If you have a student account at an eligible educational institution, the school will report qualified tuition and related expenses paid or billed to your student account on Form 1098-T. You may be able to take the tuition and fees deduction or an education credit on your taxes for these payments.
The college will also report adjustments to your tuition and fees if you withdraw or receive a refund from a course during the year. This may affect your eligibility for the American Opportunity Credit, the Lifetime Learning Credit, or the Higher Education Tuition and Fees Deduction.
Box 1 of the 1098-T reports amounts billed or received for qualified tuition and related expenses during the calendar year. This includes all payments, including financial aid, personal payments, sponsored payments, and any scholarships or grants you may have received related to those payments.
You should receive a 1098-T in January of each year unless you consent to be sent electronically. You can sign up for electronic delivery by visiting Heartland ECSI, the service provider for South Dakota Public Universities. If you choose to be mailed, the tax document will be delivered in February of the following year.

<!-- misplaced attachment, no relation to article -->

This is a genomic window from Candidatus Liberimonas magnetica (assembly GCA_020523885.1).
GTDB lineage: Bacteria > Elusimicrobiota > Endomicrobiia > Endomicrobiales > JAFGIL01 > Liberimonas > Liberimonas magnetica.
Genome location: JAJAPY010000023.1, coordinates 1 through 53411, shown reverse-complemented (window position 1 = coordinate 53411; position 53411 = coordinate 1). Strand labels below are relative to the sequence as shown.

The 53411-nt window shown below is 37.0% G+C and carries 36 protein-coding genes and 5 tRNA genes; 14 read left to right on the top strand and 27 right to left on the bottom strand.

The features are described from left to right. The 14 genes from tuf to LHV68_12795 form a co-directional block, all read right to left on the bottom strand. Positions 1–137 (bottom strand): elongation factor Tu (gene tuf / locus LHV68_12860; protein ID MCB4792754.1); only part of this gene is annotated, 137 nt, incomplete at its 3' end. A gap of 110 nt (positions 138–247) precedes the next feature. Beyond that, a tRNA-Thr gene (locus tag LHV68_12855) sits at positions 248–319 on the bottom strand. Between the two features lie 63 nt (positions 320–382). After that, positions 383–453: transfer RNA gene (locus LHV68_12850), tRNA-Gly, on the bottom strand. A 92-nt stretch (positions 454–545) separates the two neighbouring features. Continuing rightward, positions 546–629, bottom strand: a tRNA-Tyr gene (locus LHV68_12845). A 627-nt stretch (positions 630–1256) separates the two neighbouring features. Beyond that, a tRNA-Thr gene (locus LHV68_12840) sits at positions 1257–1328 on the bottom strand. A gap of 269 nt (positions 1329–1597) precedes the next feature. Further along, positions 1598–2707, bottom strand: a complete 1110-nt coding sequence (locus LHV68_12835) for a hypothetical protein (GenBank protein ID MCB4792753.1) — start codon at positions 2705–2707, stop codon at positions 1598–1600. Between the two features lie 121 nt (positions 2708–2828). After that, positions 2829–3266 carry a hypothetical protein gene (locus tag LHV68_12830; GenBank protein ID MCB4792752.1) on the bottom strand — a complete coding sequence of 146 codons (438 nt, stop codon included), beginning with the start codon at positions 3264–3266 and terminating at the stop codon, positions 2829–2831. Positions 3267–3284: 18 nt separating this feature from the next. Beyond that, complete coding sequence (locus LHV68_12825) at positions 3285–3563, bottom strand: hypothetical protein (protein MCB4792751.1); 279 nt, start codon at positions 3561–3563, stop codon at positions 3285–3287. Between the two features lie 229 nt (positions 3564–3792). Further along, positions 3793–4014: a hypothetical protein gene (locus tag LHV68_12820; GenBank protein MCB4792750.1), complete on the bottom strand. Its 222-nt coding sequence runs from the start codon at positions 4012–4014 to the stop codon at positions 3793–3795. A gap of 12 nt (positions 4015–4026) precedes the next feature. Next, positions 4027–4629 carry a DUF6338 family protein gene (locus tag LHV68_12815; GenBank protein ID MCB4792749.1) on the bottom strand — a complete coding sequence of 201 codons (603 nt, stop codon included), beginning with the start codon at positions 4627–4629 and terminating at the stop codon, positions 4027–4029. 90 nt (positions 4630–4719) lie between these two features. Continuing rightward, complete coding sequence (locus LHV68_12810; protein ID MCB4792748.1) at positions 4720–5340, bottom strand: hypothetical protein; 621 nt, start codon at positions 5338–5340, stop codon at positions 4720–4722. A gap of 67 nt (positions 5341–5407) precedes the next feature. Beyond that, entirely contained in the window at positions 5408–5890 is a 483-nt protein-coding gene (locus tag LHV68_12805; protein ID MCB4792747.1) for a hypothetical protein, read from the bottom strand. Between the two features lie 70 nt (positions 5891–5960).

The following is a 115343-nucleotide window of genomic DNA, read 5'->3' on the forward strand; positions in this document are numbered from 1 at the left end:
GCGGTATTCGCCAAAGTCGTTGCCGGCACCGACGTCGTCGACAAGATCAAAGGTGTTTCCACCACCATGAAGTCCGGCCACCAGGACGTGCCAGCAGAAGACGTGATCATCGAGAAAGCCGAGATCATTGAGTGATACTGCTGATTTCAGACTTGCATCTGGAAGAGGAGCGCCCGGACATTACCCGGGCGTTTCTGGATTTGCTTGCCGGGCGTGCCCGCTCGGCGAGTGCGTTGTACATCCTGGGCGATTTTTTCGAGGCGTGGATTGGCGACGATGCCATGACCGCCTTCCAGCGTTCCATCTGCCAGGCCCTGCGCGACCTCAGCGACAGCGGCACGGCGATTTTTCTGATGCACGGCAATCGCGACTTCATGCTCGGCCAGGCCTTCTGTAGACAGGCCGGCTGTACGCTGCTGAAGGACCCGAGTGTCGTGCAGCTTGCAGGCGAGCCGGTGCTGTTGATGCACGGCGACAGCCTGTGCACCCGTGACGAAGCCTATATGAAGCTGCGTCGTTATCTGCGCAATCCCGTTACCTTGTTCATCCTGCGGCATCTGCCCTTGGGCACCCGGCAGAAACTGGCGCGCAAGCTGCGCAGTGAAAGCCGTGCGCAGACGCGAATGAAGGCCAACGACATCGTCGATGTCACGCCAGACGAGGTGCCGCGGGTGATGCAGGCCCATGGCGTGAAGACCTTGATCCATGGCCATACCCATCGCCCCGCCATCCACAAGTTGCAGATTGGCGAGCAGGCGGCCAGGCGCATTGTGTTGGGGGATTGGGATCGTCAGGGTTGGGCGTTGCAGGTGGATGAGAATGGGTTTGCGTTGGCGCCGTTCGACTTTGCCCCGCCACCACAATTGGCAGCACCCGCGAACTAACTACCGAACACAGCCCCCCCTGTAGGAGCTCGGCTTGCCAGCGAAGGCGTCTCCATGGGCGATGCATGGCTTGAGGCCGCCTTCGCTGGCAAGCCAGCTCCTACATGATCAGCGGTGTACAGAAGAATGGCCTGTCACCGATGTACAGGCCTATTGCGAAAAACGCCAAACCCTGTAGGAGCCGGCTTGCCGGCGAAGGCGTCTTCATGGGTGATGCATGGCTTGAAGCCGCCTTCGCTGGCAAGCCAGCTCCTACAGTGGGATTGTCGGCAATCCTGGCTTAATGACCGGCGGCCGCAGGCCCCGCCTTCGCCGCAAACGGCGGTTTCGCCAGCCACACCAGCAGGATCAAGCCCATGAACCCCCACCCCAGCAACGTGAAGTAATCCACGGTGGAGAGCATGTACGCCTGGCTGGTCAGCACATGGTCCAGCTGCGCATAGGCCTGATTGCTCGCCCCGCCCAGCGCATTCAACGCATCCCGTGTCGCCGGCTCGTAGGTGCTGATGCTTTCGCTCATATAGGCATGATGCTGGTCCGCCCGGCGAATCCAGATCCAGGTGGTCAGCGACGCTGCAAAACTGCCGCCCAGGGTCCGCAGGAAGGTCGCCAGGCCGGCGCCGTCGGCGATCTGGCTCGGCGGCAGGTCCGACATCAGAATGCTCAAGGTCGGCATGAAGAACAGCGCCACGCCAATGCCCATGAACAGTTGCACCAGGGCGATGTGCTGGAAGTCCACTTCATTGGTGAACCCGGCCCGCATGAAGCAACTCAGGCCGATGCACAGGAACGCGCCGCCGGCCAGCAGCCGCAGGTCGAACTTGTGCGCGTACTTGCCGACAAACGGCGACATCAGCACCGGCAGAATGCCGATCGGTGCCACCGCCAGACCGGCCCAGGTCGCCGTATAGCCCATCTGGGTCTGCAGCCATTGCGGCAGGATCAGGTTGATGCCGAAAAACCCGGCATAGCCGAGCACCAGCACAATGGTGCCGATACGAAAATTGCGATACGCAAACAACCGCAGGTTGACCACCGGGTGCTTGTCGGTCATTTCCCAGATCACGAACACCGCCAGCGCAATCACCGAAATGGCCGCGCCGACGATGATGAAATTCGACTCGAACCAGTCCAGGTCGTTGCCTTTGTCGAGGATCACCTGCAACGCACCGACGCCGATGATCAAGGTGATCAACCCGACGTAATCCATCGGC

If you have a student account at an approved educational institution, the institution must file and furnish Form 1098-T for each qualifying payment of qualified tuition and related expenses to you during the calendar year. The IRS uses this information to determine your enrollment and eligibility for certain education credits.
In years prior to 2018, the 1098-T included a figure in Box 2 representing the qualified tuition and related expenses billed to your student account during the year. Beginning with the tax year 2018, Baylor reports in Box 1 the number of payments received during the calendar year for qualified expenses.
BOX 6 of the 1098-T reports adjustments made to scholarships or grants reported on a prior year Form 1098-T in Box 5. The amount of scholarships or grants you may receive during the calendar year (including those not reported on your 1098-T) may reduce the amount of education credit you may claim for the year.